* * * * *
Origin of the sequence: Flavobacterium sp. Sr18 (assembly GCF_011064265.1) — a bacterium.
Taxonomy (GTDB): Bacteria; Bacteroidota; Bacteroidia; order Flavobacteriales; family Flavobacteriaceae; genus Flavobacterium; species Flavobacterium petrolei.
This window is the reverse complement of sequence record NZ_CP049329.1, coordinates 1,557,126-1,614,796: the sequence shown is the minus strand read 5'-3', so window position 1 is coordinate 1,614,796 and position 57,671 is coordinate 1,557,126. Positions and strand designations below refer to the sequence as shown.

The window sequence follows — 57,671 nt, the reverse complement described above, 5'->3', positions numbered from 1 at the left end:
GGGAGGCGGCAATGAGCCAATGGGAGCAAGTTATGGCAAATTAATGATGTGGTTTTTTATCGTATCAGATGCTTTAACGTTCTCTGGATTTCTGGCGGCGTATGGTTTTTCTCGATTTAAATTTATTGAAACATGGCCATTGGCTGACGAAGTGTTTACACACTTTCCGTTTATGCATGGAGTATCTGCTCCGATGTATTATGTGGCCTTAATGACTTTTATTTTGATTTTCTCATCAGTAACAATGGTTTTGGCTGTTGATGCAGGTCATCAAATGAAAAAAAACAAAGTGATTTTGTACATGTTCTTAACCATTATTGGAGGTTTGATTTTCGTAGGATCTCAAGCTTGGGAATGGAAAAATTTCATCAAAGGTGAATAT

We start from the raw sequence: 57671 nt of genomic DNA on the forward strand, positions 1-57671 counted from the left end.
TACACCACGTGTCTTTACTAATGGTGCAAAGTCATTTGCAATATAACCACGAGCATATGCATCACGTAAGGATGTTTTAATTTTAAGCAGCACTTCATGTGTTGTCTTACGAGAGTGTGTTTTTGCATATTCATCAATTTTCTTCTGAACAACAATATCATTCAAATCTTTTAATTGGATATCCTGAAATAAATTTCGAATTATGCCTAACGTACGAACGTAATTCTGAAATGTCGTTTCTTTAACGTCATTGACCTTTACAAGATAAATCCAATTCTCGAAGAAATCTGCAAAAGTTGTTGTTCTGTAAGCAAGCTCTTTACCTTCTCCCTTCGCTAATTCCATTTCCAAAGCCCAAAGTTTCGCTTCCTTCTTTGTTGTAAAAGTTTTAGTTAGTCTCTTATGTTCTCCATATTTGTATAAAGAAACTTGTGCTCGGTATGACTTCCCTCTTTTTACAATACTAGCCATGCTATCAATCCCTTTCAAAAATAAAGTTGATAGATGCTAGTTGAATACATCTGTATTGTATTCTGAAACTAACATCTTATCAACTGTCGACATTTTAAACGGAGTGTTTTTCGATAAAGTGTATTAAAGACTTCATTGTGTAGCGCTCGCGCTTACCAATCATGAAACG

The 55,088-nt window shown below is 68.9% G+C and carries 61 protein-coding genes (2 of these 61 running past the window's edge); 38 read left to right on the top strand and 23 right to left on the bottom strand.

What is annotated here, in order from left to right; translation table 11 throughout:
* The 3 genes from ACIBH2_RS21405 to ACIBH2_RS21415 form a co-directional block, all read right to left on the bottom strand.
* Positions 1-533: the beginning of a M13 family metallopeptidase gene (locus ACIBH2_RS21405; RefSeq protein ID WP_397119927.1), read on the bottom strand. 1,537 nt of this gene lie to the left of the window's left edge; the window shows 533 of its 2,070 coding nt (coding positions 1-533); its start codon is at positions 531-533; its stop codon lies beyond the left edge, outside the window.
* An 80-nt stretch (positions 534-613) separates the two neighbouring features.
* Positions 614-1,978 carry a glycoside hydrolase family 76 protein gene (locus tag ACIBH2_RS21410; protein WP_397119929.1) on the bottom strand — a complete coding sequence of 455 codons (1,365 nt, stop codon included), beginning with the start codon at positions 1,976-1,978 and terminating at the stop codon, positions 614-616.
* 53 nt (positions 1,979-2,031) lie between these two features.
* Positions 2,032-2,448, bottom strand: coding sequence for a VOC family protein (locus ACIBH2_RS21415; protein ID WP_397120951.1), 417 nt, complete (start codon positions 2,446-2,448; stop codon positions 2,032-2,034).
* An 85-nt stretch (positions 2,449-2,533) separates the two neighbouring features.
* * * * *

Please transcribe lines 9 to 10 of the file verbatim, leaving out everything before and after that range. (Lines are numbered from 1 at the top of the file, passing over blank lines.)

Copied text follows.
What is annotated here, in order from left to right; translation table 11 throughout:
* The 3 genes from ACIBH2_RS21405 to ACIBH2_RS21415 form a co-directional block, all read right to left on the bottom strand.